A father’s perception of a child can influence their interaction with them. Fathers can seek to partner, instead of direct, the child’s learning journey. This can help the child develop their sense of agency and autonomy at a comfortable pace.
Parents (and fathers) are typically the first role models that children learn from. They adopt mindsets, and guidelines, and processes based on what and how the parents behave.
In many typical families, parents tend to be busy and split their time between family, career and chores. Active parenting is not ‘always-on’. Because of this constant switching between modes, parents might default to the parent-as-instructor mode often. Interaction with their children might start to fall into a routine of daily, consistent actions (brush your teeth, clean your toys, do your homework). This takes away the power of agency by the child, and provides a comfortable environment where the child is habituated to think less.
Many fathers need to become aware about the actions they model for their child. While their role as instructor gets the children to do things; these children are not benefitting from learning from an adult they look up to.
The parent-as-learning partner mode is much more beneficial to the child.
Children get more interaction with their parents. They also get to learn new things or test new knowledge in a safe environment before the skillset or understanding is required.
To do a good job of being a learning partner, fathers have to understand this rule – perceptions shape interactions. If the father views the child as competent learners, they will create opportunities for interactions where learning is prompted through conversation, observations and sharing. This tells the child that their thinking and opinions matter.
Learning partners let their partners lead. In this case, let the child lead and guide the father on pace as well as facilitation. Sometimes, fathers rush because we think our children should be at a certain level by a specific time. When we stop and let the child lead, it becomes about facilitation and support. Fathers can start to look at building the interest in asking questions and finding answers instead of providing the answers. The act of learning is more fun to the child then the acquisition of information.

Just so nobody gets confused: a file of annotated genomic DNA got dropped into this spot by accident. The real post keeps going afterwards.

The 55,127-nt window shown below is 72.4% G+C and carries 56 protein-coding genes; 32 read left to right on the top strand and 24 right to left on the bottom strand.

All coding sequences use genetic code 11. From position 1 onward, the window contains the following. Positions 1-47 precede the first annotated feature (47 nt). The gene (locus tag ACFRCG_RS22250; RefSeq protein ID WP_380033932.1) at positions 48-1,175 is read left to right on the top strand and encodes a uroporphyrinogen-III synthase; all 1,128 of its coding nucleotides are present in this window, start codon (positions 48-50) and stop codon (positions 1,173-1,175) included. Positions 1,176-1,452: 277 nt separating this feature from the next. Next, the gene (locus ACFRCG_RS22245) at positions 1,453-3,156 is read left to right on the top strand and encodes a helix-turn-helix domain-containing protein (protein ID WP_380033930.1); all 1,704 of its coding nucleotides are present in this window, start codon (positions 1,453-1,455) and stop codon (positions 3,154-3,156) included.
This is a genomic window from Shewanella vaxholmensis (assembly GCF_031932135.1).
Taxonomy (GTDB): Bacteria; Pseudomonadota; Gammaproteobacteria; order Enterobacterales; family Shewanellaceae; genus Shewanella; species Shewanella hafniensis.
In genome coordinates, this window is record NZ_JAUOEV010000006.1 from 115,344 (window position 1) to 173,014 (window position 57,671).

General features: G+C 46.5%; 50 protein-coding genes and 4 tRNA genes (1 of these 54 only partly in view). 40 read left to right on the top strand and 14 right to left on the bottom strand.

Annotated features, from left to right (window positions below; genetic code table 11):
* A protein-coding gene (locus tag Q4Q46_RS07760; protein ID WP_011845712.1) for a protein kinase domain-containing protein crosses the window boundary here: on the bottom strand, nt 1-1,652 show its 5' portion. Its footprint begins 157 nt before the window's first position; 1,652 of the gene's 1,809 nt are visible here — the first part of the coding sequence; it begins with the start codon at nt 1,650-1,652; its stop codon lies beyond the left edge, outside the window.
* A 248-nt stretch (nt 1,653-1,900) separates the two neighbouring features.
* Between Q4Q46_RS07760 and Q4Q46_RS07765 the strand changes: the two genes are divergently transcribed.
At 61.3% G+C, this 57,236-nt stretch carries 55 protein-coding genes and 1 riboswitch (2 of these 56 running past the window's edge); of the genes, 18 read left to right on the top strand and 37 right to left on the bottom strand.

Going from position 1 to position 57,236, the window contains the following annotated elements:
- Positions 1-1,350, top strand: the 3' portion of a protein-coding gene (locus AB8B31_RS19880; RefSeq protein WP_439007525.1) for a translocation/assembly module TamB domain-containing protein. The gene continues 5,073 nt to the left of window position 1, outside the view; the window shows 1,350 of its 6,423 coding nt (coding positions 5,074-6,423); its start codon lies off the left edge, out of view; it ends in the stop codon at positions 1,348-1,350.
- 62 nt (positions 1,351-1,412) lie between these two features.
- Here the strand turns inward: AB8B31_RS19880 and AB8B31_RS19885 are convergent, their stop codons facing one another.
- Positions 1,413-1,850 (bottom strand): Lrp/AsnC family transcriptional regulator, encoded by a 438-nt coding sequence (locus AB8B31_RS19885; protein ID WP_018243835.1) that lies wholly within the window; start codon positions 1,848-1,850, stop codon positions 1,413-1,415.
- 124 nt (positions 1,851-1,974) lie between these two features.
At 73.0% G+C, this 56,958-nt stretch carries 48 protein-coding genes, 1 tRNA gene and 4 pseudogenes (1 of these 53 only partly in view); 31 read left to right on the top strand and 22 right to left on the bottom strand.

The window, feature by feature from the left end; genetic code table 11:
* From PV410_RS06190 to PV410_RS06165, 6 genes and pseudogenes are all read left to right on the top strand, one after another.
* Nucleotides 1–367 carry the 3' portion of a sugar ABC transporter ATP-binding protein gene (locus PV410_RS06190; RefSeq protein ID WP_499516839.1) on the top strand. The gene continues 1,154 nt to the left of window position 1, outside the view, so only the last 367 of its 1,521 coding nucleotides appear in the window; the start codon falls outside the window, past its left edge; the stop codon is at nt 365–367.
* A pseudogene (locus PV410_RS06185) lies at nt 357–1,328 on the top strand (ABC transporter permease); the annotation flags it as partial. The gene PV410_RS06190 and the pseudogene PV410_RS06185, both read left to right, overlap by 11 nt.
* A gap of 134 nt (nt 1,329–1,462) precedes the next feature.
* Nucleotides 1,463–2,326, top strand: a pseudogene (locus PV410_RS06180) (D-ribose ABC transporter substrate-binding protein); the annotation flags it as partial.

To help your child build their sense of agency, there are a few areas to pay attention to.
Let your child participate in decision-making.
It is tempting – to be productive and keep to schedule – to make all the decisions for your child. Send a message to your child that their choices matter. Offer them choices and get them involved in planning – perhaps for the weekend, or what clothes to wear for a playdate, or when visiting the grandparents.
Respect that the child is only just learning to problem-solve
What might seem commonplace to fathers when decision-making or problem-solving is our years of practice in doing so. Our children are only just starting to build their problem-solving muscles. Respect the process, and let them struggle to become stronger. Provide them with both time and space to do so. Acknowledge the frustration and help them see from different perspectives.
Provide children with responsibility
Keeping with the theme of building their sense of agency and autonomy muscles, fathers should provide their children with areas to flex these muscles. One way is to make the child responsible for something that has consequences. For example, packing their school bag and homework, or feeding the pets at home, or even changing the batteries of commonly used home appliances. This exercise can help them get used to bigger areas and eventually connect it with goals they want to achieve.